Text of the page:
Film review: The Boat That Rocked
Dr Feegood has topped himself. Fear not, fans of light-hearted, lightweight, sweetness and light films; Wellington-born screenwriter Richard Curtis hasn't ended his own life.
That would contradict his whimsy for flimsy comedy.
Instead, in his directorial debut, Curtis has out-cheesed his own back catalogue. Like a Somali pirate stepping on the gas, Curtis has elevated sentimentality to titanic proportions. May Poseidon have mercy on our souls.
Like shooting fish in a barrel, there are so many flaws in Curtis's new film that it's almost unsporting to take aim and fire. But let's do it anyway. After all, the man has flooded the market with cringe-inducing British hits like Four Weddings and a Funeral, Bridget Jones's Diary and Notting Hill. To make matters worse, the scoundrel is master of making schmaltz enjoyable.
Curtis's talent lies in plucking all the obvious strings to move the masses to tears and laughter. He understands the human desire to be loved, have friends, find acceptance, overcome odds. As co-writer of TV great Blackadder, he gleefully exploited his dark side by exploring the humour in other people's misfortunes. But as his career bores ever deeper into popular culture, he's dispensed with caustic comedy to wrap his arms around, well, love actually.
Not intrinsically a rom- com, The Boat That Rocks is still a love story; primarily, with music, but also the kind that lends itself nicely to the propagation of the species. Curtis's passion is passion, especially between humans, which is where his new film hits rough conditions.
The premise, about a rabble of loveable pirate radio DJs rocking the airwaves from a rusty boat in the North Sea in the 1960s, is great. The enemy closes in but nobody can silence the will of the people, even when Davy Jones beckons.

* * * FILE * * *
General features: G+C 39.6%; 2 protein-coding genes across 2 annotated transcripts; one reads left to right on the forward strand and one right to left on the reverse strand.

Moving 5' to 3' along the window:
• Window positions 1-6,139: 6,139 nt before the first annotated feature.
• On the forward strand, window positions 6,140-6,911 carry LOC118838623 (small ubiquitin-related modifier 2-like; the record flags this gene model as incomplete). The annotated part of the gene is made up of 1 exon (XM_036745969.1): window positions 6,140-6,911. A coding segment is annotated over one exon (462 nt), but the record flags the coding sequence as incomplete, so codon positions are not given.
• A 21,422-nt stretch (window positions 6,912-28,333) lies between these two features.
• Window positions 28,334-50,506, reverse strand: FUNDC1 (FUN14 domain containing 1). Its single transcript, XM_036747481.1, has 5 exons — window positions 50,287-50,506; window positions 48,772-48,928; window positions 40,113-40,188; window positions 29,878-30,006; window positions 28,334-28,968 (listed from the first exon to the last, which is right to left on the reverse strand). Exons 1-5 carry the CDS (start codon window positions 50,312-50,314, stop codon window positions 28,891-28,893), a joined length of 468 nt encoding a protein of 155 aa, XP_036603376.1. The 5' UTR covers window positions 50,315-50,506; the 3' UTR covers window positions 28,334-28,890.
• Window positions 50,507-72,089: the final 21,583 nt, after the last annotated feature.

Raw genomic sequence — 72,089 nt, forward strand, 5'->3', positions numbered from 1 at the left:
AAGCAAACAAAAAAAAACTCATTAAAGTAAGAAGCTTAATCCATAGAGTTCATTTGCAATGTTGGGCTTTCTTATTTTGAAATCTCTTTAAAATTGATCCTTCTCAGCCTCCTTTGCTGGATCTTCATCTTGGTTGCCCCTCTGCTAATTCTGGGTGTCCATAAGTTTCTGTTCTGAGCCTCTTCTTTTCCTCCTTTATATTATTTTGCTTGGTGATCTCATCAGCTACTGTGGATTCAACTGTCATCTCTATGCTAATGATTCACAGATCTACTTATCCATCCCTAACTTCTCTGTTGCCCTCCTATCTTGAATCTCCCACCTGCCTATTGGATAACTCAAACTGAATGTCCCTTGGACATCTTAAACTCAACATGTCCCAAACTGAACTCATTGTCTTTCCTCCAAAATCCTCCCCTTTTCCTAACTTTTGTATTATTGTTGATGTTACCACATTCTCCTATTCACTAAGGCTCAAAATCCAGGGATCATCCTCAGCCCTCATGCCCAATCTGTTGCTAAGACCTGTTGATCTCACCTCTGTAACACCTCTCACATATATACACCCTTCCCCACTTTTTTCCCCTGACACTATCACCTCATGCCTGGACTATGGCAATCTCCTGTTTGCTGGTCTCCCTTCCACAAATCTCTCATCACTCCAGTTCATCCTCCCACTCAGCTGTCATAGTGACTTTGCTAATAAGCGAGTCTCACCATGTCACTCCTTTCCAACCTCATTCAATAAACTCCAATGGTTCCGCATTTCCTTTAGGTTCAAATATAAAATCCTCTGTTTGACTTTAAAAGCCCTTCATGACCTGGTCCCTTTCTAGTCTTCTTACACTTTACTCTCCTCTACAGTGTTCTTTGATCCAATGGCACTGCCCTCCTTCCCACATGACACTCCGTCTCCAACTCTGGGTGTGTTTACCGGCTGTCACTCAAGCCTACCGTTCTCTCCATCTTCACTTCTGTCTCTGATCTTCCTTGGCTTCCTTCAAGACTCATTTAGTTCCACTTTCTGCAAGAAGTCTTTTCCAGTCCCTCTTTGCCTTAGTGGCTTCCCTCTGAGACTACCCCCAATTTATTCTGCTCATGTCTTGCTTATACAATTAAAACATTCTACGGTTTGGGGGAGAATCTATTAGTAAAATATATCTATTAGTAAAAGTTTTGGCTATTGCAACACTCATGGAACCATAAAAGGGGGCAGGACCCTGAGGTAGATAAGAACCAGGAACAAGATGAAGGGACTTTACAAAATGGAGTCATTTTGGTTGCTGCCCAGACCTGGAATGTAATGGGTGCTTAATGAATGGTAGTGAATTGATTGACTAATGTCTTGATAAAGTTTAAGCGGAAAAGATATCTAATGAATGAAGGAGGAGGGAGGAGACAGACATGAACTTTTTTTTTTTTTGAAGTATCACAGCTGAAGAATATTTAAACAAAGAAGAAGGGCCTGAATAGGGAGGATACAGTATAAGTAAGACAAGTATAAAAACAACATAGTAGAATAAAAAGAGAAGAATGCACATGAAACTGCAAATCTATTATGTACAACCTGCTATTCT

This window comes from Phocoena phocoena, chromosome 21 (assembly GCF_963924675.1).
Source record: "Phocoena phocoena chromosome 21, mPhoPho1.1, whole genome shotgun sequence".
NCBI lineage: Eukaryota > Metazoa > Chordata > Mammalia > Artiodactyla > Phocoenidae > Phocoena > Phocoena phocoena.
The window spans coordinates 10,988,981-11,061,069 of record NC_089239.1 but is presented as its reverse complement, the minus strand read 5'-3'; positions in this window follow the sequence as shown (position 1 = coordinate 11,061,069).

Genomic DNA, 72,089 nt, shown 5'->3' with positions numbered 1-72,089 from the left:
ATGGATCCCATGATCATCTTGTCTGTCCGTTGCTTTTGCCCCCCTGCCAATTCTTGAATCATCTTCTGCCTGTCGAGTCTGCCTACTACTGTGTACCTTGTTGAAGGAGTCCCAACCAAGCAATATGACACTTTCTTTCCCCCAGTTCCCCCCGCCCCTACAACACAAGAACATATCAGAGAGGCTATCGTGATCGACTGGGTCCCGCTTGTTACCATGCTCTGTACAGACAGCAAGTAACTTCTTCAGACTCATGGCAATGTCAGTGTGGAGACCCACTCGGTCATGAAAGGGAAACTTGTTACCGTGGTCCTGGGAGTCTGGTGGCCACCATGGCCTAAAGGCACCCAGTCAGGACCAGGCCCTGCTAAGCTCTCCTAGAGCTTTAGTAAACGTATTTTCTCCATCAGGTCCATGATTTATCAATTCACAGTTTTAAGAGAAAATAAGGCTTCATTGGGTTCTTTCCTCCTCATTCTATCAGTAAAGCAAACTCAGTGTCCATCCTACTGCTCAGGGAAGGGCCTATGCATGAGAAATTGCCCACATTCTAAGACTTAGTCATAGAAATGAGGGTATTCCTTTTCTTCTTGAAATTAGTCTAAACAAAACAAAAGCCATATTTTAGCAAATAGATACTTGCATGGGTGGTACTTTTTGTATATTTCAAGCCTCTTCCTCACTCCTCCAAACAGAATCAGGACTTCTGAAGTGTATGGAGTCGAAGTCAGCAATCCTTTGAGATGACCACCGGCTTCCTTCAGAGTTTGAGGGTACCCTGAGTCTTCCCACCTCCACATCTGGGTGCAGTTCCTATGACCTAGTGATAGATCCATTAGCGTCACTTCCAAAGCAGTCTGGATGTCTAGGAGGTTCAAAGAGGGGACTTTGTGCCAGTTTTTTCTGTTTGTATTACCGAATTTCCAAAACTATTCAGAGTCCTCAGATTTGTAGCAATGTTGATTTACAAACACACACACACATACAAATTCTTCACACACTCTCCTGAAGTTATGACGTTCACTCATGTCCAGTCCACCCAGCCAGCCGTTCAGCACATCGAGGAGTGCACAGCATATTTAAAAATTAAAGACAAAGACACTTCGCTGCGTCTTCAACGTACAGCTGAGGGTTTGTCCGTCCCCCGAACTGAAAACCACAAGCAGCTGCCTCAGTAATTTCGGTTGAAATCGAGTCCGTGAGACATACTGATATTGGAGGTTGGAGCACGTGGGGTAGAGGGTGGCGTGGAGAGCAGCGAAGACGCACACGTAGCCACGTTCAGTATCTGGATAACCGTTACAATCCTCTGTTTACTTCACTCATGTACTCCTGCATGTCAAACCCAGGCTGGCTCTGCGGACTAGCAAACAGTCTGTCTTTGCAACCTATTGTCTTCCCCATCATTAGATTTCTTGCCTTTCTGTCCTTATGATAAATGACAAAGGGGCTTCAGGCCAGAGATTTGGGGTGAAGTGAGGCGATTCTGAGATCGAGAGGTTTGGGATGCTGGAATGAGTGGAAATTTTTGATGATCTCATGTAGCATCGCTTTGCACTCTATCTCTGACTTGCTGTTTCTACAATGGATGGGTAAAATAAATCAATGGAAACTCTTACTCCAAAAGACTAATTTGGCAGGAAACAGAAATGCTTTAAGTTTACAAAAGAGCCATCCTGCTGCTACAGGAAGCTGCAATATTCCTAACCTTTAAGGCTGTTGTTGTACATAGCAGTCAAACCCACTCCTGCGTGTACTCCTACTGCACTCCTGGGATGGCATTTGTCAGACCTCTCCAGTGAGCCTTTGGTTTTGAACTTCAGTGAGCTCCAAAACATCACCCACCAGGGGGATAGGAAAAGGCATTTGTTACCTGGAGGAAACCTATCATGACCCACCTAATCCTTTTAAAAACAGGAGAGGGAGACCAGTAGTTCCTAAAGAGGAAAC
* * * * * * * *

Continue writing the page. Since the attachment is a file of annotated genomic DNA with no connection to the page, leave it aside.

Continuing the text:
Like American sitcom WKRP in Cincinnati, this isn't a movie about a radio station; it's about a group of people who bond as a family as they strive to stick it to the man (in this case, a very Hitleresque caricature played by Kenneth Branagh). And Curtis piles it on thicker than Thick Kevin. It's a love-in for two- dimensional characters and the audience, who Curtis treats as two-dimensional.
His ensemble cast of misfits are paint-by- numbers quotations of famous people and types. Midnight Mark is clearly Jim Morrison; The Count is Caroline and Radio One DJ, Emperor Rosko (or WKRP's Dr Fever); another nods to the late, great Radio One DJ, John Peel. There's even a lesbian on a boat full of men. Attendant hilarity ensues. And every time a DJ says or does something momentous on air, Curtis cuts to a sequence of Brits crying, dancing or cheering to this merry band of jocks.
It's as sickening as seven-metre swells on the Cook Strait ferry ride. And, at 129 minutes, almost as long.
Although The Boat That Rocks is an insult to the intellect of a sturgeon, New Zealand filmmakers will be kicking themselves for not getting there first with a feature about Radio Hauraki. Others may wish Curtis hadn't got there at all.
The Boat That Rocked
Director: Richard Curtis
Starring: Philip Seymour Hoffman, Bill Nighy, Rhys Ifans, Gemma Arterton, January Jones, Talulah Riley, Rhys Darby
Time: 129 minutes
Sunday Star Times